“I had my daughter, and reentered the work world utilizing my master’s degree, which I had not done previously.  I quickly found that even if you are not the ‘executive leader’, you will have the life sucked out of you regardless.  I worked 40 hours a week in the position I held before I left the traditional workplace. The demand of employees was hard.  I often drove home via Taco Bell and threw burritos at my children, my tongue hanging out the side of my mouth, and sobbing at the astronomical piles of laundry that needed to be done,” Hill said.

“I also had to use my paid leave to attend continuing education courses – so selfcare was very limited. I was burned out and did not even know it. This was my new normal.  I was making a decent wage, but I was earning less than I had in my executive job and working harder – the only upside was I wasn’t traveling.  I was also keenly aware that my efforts and services were funding layers upon layers of administration. So many layers of administration. Bring on the surprise baby!” Hill mused.

“As life would have it, I was surprised with a pregnancy in my late 30’s.  Fun huh?  I knew from my last baby at 33 years old, which was a struggle in comparison to my first at 26 years old – something had to give. I didn’t know how I was going to do it, but I had to find a way to reduce my hours or quit. This led me to Central Washington Veteran’s Counseling. I started part-time as a subcontractor, and eventually built to fulltime when I was ready.  I only had to work 15 hours a week to make what I was earning at my previous employer working 40 hours. This is a no brainer. Then as fate and luck would have it, the owner was retiring, and I was offered the business due to my experience in administration in the past. I jumped at the opportunity,” Hill said.

“Entrepreneurship has not been without heart ache. I wouldn’t suggest taking over a business April 1, 2020 post COVID-19 to anyone. Fortunately, the world I work in has remained fairly stable. Numbers are down, but we are still working less and making more than we did when working for corporations. I’m also mindful of modeling resilience for my daughters and others as we navigate the changes that COVID-19 has brought to businesses,” Hill continued.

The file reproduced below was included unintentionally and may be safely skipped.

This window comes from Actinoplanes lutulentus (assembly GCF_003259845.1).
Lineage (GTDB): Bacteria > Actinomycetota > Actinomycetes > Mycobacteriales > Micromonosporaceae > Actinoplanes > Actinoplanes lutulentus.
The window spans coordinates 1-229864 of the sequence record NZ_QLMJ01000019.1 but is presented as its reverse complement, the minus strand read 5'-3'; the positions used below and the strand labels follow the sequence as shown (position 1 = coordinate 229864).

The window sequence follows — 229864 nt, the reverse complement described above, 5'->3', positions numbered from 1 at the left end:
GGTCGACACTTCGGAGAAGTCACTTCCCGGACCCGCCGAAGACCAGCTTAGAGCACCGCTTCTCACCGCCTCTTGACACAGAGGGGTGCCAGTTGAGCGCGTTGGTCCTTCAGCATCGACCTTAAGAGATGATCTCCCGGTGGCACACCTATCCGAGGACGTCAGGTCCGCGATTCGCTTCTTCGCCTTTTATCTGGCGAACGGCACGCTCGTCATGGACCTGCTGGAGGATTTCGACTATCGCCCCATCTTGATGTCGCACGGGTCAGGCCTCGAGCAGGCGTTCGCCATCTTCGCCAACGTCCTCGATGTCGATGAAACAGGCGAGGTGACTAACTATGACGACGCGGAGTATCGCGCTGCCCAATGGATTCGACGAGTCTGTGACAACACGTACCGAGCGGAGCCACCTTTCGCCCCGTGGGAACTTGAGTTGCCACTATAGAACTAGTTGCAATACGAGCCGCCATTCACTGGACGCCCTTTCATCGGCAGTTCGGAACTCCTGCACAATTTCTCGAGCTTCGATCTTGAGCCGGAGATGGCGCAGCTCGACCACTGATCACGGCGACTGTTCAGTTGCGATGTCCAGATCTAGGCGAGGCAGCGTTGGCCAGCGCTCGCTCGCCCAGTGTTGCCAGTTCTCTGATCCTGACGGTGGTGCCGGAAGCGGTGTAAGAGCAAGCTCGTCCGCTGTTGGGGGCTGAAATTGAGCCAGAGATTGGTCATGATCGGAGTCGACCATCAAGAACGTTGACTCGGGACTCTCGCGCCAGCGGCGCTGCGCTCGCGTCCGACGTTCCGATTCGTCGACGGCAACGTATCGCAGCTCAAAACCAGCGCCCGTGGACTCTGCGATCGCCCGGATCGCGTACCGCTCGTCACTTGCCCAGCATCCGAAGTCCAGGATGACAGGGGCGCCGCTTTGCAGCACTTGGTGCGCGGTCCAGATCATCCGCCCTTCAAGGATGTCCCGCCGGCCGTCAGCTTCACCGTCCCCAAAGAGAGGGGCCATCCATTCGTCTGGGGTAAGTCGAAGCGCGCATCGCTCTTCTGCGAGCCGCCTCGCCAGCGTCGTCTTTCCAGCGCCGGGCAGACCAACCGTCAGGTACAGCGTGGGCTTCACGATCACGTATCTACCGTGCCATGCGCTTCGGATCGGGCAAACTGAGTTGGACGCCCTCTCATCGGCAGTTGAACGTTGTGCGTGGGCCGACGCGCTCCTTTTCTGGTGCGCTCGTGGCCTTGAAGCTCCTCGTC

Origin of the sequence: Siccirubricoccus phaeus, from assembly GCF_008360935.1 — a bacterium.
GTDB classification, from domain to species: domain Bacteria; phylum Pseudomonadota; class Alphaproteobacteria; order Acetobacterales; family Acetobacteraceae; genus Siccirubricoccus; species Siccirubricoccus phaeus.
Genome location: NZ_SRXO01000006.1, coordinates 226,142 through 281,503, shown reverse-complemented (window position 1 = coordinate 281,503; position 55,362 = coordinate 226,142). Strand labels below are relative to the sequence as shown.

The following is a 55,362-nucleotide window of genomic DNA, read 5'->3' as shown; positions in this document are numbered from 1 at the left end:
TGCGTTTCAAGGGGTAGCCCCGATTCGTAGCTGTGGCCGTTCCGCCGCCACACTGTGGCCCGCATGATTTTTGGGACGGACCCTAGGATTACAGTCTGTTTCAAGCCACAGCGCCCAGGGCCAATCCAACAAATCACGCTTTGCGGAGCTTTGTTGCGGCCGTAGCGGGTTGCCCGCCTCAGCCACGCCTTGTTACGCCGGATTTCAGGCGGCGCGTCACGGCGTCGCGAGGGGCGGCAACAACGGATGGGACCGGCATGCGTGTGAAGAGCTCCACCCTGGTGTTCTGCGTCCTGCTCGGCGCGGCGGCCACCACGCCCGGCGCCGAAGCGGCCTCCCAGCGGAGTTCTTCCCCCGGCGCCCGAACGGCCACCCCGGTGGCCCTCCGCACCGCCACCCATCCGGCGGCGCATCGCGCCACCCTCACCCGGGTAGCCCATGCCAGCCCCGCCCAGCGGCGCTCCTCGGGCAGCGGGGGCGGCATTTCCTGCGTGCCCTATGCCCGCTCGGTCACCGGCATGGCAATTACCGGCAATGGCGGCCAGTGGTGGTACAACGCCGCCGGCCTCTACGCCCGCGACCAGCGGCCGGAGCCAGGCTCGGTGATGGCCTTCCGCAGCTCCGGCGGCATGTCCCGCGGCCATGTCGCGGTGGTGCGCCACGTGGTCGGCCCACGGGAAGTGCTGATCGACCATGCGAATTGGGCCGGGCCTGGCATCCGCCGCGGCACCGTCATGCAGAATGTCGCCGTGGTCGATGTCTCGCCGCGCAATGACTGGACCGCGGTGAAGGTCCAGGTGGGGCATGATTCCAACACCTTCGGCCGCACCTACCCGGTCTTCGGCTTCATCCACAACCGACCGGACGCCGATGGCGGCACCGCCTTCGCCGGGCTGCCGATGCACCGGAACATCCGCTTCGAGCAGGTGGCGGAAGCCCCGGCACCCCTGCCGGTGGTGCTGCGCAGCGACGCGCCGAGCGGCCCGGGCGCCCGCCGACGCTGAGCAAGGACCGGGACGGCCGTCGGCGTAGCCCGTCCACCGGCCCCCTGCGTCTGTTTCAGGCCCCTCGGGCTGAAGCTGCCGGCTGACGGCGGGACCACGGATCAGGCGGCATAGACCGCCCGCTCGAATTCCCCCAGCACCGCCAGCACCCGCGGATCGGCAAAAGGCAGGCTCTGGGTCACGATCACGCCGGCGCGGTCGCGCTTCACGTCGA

“I’m able to manipulate my schedule to meet my family’s needs. I’ve budgeted my billable hours to make the wage I desire as well as account for ‘paid time off’.  It’s huge for me and my family. I would also like to point out – I still don’t work 40 hours. Although I do not earn what I did in Executive Administration, I felt I had to prioritize my values. To have the best opportunity to be the mother I want to be – I couldn’t focus only on the money, but definitely needed autonomy through self-employment,” Hill concluded.

Her business has been brisk and successful enough that she is not currently accepting new clients.

A recent Women Entrepreneur survey concluded:

•70% believe they must work harder for the same opportunities as men.

•43% delayed having children because it would negatively affect their career.

•25% said they had faced pregnancy discrimination.

•42% were overlooked for a raise/promotion at least three separate times.

The top motivation for starting a business was revealed as becoming a role model for younger women (80%), followed by interest in becoming their own boss (61%) and a commitment to helping break the glass ceiling (67%). 

If you have a business story to tell from the viewpoint of being a woman entrepreneur, email gary@ncwmedia.net. The normal WBJ deadline is about the third week of each month for the following month’s issue.